I haven’t made any long-term goals other than being healthy and strong and hopefully beautiful at 50. I’m 40 in a month, and I am in the best shape I’ve ever been in. I am sincerely considering becoming a personal trainer, because I do find sharing the awesome things I’ve learned with others and watching them succeed incredibly rewarding. I especially love teaching other women to lift and seeing their smiles when they pick up something they never thought they could, or when they move out of their comfort zone and into something that previously terrified them. I know that joy, I know how amazing it is and how accomplished I felt. I want to share it.
What are things you’ve learned through trial and error? What areas do you hope to learn more about?
My whole life is about trial and error – I tend to jump in feet-first then scramble around a lot until I figure out what’s going to sink me and what’s going to keep me afloat. When I first started weight training, I was all about increasing my numbers, and I learned that (for me, anyway), trying to lift too heavy too fast only resulted in me being either injured, frustrated, or both. I have learned to move at a steady-but-cautious pace, I’ve learned to work really hard on maintaining good form and function, and I’ve learned to be patient with myself and not get discouraged if something doesn’t progress as fast as I think it should. I’m always trying to learn more about the things I do – how to get better at them, how to add to my repertoire of exercises, and how to push myself to achieve new heights. Currently I’m experimenting with tweaking my diet, but I do my best to eat in a way that’s maintainable long-term. One thing I definitely learned (and something that I see contradicted a lot on Fito) is that it is good to be open to interaction with others at the gym. I spent a year or so at the gym never speaking to anyone else, never seeking criticism or assistance, working single-mindedly with my earbuds in and my head down. Since I started talking to others, I’ve realized that I’ve earned a lot of respect. I’ve had people ask ME for help. I’ve had people offer me advice and constructive criticism. I understand not everyone is a social butterfly, and that’s cool – but there are tons of resources out there in the real world if you are open to them.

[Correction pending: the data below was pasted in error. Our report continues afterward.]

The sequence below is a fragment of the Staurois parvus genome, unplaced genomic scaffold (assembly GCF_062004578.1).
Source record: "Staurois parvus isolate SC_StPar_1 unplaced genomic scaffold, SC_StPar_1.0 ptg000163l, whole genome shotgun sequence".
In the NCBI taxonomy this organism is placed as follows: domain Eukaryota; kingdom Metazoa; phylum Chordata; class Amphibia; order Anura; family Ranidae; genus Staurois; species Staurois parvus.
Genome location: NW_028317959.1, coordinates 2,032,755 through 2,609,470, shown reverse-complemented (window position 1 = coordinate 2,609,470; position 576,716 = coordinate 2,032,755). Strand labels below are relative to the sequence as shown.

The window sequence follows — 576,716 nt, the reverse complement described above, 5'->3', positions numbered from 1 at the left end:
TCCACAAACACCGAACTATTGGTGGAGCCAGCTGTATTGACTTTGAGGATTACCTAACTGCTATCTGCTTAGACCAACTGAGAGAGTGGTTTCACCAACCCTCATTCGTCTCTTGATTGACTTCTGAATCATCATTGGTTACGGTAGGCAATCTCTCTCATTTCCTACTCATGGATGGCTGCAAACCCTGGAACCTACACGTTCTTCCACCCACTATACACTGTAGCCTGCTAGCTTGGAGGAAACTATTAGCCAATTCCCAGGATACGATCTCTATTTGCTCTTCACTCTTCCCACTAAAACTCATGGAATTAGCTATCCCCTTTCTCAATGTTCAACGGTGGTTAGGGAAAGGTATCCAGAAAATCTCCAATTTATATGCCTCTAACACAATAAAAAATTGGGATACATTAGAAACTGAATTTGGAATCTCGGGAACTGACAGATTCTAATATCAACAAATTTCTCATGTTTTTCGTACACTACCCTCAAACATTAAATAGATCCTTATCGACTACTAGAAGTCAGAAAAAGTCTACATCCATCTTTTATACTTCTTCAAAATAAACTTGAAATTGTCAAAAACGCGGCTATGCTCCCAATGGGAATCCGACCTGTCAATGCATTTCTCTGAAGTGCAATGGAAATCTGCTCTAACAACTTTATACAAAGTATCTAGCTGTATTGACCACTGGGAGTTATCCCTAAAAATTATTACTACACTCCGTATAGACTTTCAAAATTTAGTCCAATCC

Currently, where would you say your weakness lies? Where do you excel?
My biggest weakness is getting stagnant. I get comfortable in my routine, and then I just figure “well I’m doing something!” and will just plateau and stay there for awhile. I am a creature of habit, and while that’s good for consistency, it’s bad for keeping myself moving forward and growing. It’s a struggle to keep things fresh for myself. Fitocracy has been really helpful in that way, it’s great to have people to support me when I’m unmotivated, and awesome to have so many different approaches to fitness available.